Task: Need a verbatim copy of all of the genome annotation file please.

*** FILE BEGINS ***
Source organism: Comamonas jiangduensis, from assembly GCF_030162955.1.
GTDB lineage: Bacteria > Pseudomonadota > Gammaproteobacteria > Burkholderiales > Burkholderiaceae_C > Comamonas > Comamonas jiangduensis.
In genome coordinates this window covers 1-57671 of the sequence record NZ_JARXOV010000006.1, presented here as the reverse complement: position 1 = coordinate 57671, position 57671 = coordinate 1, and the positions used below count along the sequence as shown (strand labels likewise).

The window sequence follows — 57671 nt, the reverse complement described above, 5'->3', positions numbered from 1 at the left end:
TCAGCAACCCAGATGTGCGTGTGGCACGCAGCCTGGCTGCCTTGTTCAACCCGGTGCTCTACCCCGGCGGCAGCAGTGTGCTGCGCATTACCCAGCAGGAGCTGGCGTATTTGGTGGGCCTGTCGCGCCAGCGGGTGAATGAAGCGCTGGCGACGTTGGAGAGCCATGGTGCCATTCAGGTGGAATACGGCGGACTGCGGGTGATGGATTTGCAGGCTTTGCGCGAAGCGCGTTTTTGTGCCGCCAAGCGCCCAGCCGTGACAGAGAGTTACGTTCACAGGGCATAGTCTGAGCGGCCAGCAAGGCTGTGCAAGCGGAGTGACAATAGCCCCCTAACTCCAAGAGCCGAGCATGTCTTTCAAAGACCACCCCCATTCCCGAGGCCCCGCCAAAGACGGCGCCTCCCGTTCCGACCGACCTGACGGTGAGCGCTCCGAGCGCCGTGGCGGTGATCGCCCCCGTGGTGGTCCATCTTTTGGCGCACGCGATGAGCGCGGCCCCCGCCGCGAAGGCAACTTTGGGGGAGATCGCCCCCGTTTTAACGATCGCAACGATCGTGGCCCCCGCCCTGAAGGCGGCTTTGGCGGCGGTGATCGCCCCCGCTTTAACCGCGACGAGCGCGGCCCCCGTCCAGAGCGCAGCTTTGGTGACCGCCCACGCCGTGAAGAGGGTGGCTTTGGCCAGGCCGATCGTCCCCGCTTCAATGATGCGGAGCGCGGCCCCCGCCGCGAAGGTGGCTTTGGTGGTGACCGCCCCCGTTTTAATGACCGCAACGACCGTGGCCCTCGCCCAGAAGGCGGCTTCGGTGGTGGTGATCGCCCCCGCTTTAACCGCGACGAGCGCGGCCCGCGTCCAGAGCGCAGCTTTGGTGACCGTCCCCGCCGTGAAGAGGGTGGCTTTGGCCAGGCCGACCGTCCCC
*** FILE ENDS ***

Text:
Source organism: Comamonas jiangduensis, from assembly GCF_030162955.1.
GTDB lineage: Bacteria > Pseudomonadota > Gammaproteobacteria > Burkholderiales > Burkholderiaceae_C > Comamonas > Comamonas jiangduensis.
In genome coordinates this window covers 1-57671 of the sequence record NZ_JARXOV010000006.1, presented here as the reverse complement: position 1 = coordinate 57671, position 57671 = coordinate 1, and the positions used below count along the sequence as shown (strand labels likewise).

The window sequence follows — 57671 nt, the reverse complement described above, 5'->3', positions numbered from 1 at the left end:
TCAGCAACCCAGATGTGCGTGTGGCACGCAGCCTGGCTGCCTTGTTCAACCCGGTGCTCTACCCCGGCGGCAGCAGTGTGCTGCGCATTACCCAGCAGGAGCTGGCGTATTTGGTGGGCCTGTCGCGCCAGCGGGTGAATGAAGCGCTGGCGACGTTGGAGAGCCATGGTGCCATTCAGGTGGAATACGGCGGACTGCGGGTGATGGATTTGCAGGCTTTGCGCGAAGCGCGTTTTTGTGCCGCCAAGCGCCCAGCCGTGACAGAGAGTTACGTTCACAGGGCATAGTCTGAGCGGCCAGCAAGGCTGTGCAAGCGGAGTGACAATAGCCCCCTAACTCCAAGAGCCGAGCATGTCTTTCAAAGACCACCCCCATTCCCGAGGCCCCGCCAAAGACGGCGCCTCCCGTTCCGACCGACCTGACGGTGAGCGCTCCGAGCGCCGTGGCGGTGATCGCCCCCGTGGTGGTCCATCTTTTGGCGCACGCGATGAGCGCGGCCCCCGCCGCGAAGGCAACTTTGGGGGAGATCGCCCCCGTTTTAACGATCGCAACGATCGTGGCCCCCGCCCTGAAGGCGGCTTTGGCGGCGGTGATCGCCCCCGCTTTAACCGCGACGAGCGCGGCCCCCGTCCAGAGCGCAGCTTTGGTGACCGCCCACGCCGTGAAGAGGGTGGCTTTGGCCAGGCCGATCGTCCCCGCTTCAATGATGCGGAGCGCGGCCCCCGCCGCGAAGGTGGCTTTGGTGGTGACCGCCCCCGTTTTAATGACCGCAACGACCGTGGCCCTCGCCCAGAAGGCGGCTTCGGTGGTGGTGATCGCCCCCGCTTTAACCGCGACGAGCGCGGCCCGCGTCCAGAGCGCAGCTTTGGTGACCGTCCCCGCCGTGAAGAGGGTGGCTTTGGCCAGGCCGACCGTCCCC